8. Chavko M, Koller WA, Prusaczyk WK, McCarron RM (2007) Measurement of blast wave by a miniature fiber optic pressure transducer in the rat brain. J Neurosci Methods 159:277–281.  https://doi.org/10.1016/j.jneumeth.2006.07.018 CrossRefGoogle Scholar
  9. Chavko M, Watanabe T, Adeeb S, Lankasky J, Ahlers ST, McCarron RM (2011) Relationship between orientation to a blast and pressure wave propagation inside the rat brain. J Neurosci Methods 195:61–66.  https://doi.org/10.1016/j.jneumeth.2010.11.019 CrossRefGoogle Scholar
  10. Dal Cengio LA, Keane NJ, Bir CA, Ryan AG, Xu L, Vandevord PJ (2012) Head orientation affects the intracranial pressure response resulting from shock wave loading in the rat. J Biomech 45:2595–2602.  https://doi.org/10.1016/j.jbiomech.2012.08.024 CrossRefGoogle Scholar
  11. Fievisohn E, Bailey Z, Guettler A, Vande Vord P (2018) Primary blast brain injury mechanisms: current knowledge, limitations, and future directions. J Biomech Eng 140:020806CrossRefGoogle Scholar
  12. Ganpule S (2013) Mechanics of blast loading on post-mortem human and surrogate heads in the study of Traumatic Brain Injury (TBI) using experimental and computational approaches. Ph.D. dissertation, University of Nebraska, Lincoln, Lincoln, NebraskaGoogle Scholar
  13. Ganpule S, Alai A, Plougonven E, Chandra N (2013) Mechanics of blast loading on the head models in the study of traumatic brain injury using experimental and computational approaches. Biomech Model Mechanobiol 12:511–531CrossRefGoogle Scholar
  14. Ganpule S, Salzar R, Perry B, Chandra N (2016) Role of helmets in blast mitigation: insights from experiments on PMHS surrogate international journal of experimental and computational. Biomechanics 4:13–31Google Scholar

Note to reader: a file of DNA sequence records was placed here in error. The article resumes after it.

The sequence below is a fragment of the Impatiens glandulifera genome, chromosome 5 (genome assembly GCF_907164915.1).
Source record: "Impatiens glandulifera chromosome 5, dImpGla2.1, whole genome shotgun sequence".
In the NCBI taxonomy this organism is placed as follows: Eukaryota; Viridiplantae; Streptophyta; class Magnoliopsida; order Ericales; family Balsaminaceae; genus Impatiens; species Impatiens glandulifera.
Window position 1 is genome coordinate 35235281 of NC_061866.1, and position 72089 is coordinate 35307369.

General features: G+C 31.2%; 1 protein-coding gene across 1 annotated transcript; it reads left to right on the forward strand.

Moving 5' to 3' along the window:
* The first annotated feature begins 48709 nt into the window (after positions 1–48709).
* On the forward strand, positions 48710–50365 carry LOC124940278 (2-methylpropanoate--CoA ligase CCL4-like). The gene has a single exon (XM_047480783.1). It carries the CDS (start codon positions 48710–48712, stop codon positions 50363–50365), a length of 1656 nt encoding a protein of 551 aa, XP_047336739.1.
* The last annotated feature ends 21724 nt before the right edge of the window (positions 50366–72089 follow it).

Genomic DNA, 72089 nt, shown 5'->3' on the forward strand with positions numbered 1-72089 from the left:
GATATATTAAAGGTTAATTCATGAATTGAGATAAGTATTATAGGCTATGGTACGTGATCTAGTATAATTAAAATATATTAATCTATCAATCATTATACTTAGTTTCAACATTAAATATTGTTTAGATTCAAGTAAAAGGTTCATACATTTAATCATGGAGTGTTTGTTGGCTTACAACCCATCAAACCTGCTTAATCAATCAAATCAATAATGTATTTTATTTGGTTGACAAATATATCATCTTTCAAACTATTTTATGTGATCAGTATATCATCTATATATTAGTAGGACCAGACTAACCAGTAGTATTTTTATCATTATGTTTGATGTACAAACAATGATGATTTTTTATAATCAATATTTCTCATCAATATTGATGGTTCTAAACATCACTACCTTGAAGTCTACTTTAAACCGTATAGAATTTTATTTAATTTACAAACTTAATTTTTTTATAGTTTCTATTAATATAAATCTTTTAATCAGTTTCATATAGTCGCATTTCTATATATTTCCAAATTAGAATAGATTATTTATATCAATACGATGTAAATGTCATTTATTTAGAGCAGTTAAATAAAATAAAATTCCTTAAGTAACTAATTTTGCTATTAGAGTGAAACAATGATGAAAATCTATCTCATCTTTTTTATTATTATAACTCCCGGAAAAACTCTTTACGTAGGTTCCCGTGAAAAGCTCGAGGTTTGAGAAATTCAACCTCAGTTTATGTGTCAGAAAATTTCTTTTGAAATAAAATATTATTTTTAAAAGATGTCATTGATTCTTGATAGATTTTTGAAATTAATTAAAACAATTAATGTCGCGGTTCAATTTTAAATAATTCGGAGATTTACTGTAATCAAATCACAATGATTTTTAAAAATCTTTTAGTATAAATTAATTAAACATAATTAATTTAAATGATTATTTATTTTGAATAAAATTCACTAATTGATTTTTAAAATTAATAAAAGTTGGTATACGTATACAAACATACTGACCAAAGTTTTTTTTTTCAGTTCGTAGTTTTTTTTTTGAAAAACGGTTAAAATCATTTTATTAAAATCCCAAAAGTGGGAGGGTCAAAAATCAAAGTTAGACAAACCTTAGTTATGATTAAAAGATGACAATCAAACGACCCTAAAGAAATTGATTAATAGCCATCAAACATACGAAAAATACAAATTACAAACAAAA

15. Ganpule S, Daphalapurkar NP, Ramesh KT, Knutsen AK, Pham DL, Bayly PV, Prince JL (2017) A three-dimensional computational human head model that captures live human brain dynamics. J Neurotrauma 34:2154–2166.  https://doi.org/10.1089/neu.2016.4744 CrossRefGoogle Scholar
  16. Garimella HT, Kraft RH, Przekwas AJ (2018) Do blast induced skull flexures result in axonal deformation? PLoS One 13:e0190881CrossRefGoogle Scholar
  17. Goeller J, Wardlaw A, Treichler D, O’Bruba J, Weiss G (2012) Investigation of cavitation as a possible damage mechanism in blast-induced traumatic brain injury. J Neurotrauma 29:1970–1981.  https://doi.org/10.1089/neu.2011.2224 CrossRefGoogle Scholar
  18. Gullotti DM et al (2014) Significant head accelerations can influence immediate neurological impairments in a murine model of blast-induced traumatic brain injury. J Biomech Eng 136:091004CrossRefGoogle Scholar
  19. Haniff S, Taylor PA (2017) silico investigation of blast-induced intracranial fluid cavitation as it potentially leads to traumatic brain injury. Shock Waves 27:929–945CrossRefGoogle Scholar
  20. Hua Y, Akula PK, Gu L, Berg J, Nelson CA (2014) Experimental and numerical investigation of the mechanism of blast wave transmission through a surrogate head. J Comput Nonlinear Dyn 9:031010CrossRefGoogle Scholar
  21. Kalra A et al (2017) Development and validation of a numerical model of the swine head subjected to open-field blasts. Shock Waves 27:947–964CrossRefGoogle Scholar
  22. Kingery CN, Bulmash G (1984) Air blast parameters from TNT spherical air burst and hemispherical surface burst. Ballistic Research Laboratories. Report No: 02555Google Scholar
  23. Kinney GF, Graham KJ (1985) Explosive shocks in air. Springer, New YorkCrossRefGoogle Scholar
  24. Kleiven S, von Holst H (2002) Consequences of head size following trauma to the human head. J Biomech 35:153–160.  https://doi.org/10.1016/s0021-9290(01)00202-0 CrossRefGoogle Scholar
  25. Laury A, McMains K (2019) Frontal barotrauma and aerosinusitis a systematic approach. In: frontal sinus surgery, pp 411–416Google Scholar
  26. Leonardi AD, Bir CA, Ritzel DV, VandeVord PJ (2011) Intracranial pressure increases during exposure to a shock wave. J Neurotrauma 28:85–94.  https://doi.org/10.1089/neu.2010.1324 CrossRefGoogle Scholar
  27. Lin Y-H, Ma C-C (2011) Transient analysis of elastic wave propagation in multilayered structures. Comput Mater Continua 24:15Google Scholar
  28. Mao H et al (2013) Development of a finite element human head model partially validated with thirty five experimental cases. J Biomech Eng 135:111002.  https://doi.org/10.1115/1.4025101 CrossRefGoogle Scholar
  29. Meaney DF, Morrison B, Bass CD (2014) The mechanics of traumatic brain injury: a review of what we know and what we need to know for reducing its societal burden. J Biomech Eng 136:021008CrossRefGoogle Scholar
  30. Meyers MA (1994) Dynamic behavior of materials. Wiley, HobokenCrossRefGoogle Scholar